Complementary interactions between determinants of mating type

In a number of systems, mating compatibility or determination of mating type requires complementarity between distinct genes. Close physical linkage between the key determinants may be essential to their cosegregation and epistatic interaction, especially at the inception of the system, before the evolution of more refined means of regulation. This section illustrates the theme of physical linkage between distinct transcription units that display complementary interactions in the determination of mating type.

Sex determination in Silene

Flower development in most angiosperms reflects the ancestral and still predominant state of hermaphroditism. Dioecy derives from the coordinated developmental arrest or degeneration of the characteristics of one sex and expression of those of the other sex (Dellaporta & Calderon-Urrea, 1993). In dioecious forms of Silene latifolia, dimorphic chromosomes determine sex. Radiation-induced deletions of Y-linked factors with stamen-promoting function (SPF) give rise to asexual flowers, while deletions of those with gynoecium-suppressing function (GSF) give rise to hermaphroditic flowers (Farbos et al., 1999; Lardon et al., 1999).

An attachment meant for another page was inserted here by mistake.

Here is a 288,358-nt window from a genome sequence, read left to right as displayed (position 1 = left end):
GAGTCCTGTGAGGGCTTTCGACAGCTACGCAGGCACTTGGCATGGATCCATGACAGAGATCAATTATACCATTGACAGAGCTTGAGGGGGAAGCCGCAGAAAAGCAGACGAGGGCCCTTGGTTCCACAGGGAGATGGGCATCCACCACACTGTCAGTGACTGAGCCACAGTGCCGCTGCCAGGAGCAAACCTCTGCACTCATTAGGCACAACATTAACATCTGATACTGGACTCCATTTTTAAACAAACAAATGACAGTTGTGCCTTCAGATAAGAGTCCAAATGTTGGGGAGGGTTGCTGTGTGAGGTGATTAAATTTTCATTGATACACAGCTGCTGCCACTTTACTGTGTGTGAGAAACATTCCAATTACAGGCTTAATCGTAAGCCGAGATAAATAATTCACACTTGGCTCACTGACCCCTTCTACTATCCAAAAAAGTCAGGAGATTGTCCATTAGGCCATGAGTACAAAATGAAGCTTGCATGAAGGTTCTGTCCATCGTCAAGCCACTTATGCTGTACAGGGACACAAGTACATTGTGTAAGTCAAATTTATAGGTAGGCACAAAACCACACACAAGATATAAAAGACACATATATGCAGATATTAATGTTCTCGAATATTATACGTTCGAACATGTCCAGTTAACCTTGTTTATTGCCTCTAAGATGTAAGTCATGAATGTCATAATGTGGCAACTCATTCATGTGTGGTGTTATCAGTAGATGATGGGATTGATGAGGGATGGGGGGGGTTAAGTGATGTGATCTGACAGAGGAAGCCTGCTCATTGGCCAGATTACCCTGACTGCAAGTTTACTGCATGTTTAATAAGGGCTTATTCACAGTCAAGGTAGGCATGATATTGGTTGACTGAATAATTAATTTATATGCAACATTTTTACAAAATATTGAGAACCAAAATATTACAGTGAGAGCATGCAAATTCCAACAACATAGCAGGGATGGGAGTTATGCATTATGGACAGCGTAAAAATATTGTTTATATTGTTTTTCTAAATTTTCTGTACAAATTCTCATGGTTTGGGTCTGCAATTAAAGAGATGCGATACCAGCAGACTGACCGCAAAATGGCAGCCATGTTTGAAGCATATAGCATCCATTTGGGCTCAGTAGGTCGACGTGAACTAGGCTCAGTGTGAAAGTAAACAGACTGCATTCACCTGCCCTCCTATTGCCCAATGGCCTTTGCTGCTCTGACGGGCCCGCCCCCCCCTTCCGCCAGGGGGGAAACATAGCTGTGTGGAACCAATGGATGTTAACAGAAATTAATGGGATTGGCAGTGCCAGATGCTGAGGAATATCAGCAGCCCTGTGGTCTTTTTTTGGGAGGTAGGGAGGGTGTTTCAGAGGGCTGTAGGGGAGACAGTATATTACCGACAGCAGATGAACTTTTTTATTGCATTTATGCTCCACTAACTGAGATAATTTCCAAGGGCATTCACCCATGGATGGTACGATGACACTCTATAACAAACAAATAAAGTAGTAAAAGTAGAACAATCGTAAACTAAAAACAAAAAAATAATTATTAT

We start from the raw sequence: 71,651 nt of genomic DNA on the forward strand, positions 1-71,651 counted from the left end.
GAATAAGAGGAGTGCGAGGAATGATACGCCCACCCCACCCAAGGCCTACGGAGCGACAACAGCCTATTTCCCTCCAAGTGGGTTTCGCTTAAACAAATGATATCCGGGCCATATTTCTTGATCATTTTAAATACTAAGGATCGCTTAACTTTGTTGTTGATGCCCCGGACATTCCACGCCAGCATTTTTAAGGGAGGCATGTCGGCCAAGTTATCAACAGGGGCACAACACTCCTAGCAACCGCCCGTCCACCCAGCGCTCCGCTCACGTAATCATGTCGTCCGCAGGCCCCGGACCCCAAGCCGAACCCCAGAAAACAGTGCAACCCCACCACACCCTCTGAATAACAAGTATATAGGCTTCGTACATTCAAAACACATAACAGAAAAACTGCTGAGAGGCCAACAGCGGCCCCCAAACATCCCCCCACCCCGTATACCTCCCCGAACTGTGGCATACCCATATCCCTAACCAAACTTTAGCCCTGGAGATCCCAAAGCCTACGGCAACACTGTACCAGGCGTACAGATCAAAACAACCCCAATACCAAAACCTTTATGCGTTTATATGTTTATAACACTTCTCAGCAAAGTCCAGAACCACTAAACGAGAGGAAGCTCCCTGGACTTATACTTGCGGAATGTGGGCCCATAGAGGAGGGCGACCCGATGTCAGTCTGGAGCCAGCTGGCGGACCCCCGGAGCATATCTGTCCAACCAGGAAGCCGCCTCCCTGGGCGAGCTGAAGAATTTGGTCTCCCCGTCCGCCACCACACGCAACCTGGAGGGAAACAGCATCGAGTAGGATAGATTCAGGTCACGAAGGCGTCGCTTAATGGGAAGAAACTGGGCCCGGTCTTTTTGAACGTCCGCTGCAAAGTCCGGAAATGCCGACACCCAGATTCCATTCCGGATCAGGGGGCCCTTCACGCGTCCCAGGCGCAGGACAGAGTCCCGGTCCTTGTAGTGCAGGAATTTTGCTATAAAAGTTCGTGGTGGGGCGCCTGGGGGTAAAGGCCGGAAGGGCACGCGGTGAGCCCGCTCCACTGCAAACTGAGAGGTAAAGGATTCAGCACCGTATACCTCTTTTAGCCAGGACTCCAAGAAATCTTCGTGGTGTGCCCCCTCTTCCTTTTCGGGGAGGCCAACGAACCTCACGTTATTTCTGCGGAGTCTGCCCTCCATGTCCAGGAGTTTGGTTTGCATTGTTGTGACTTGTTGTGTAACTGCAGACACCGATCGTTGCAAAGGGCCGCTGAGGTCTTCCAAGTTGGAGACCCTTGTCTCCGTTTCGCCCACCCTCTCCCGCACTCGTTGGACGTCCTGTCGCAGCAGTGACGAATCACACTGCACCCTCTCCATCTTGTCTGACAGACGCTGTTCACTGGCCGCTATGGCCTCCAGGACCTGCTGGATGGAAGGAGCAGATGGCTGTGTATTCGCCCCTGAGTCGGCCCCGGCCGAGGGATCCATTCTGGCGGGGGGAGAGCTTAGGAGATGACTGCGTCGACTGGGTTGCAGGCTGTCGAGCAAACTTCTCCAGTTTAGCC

Expression of GSF loci in females (XX) would impair fertility. This selective pressure would favor genetic modifiers throughout the genome that enhance linkage of GSF loci to male-determining factors on the Y chromosome (Nei, 1969). Alternatively, only those systems in which GSF factors initially arose in close physical proximity to male determinants may have given rise to sex chromosomes (Charlesworth, 1991). Most known GSF factors do in fact show Y-linkage, although at least one maps to an autosome (Lardon et al., 1999). Whether evolved or ancestral, tightly linked GSF and male-determining factors may have served as the core of the proto-Y chromosome (Charlesworth & Guttman, 1999).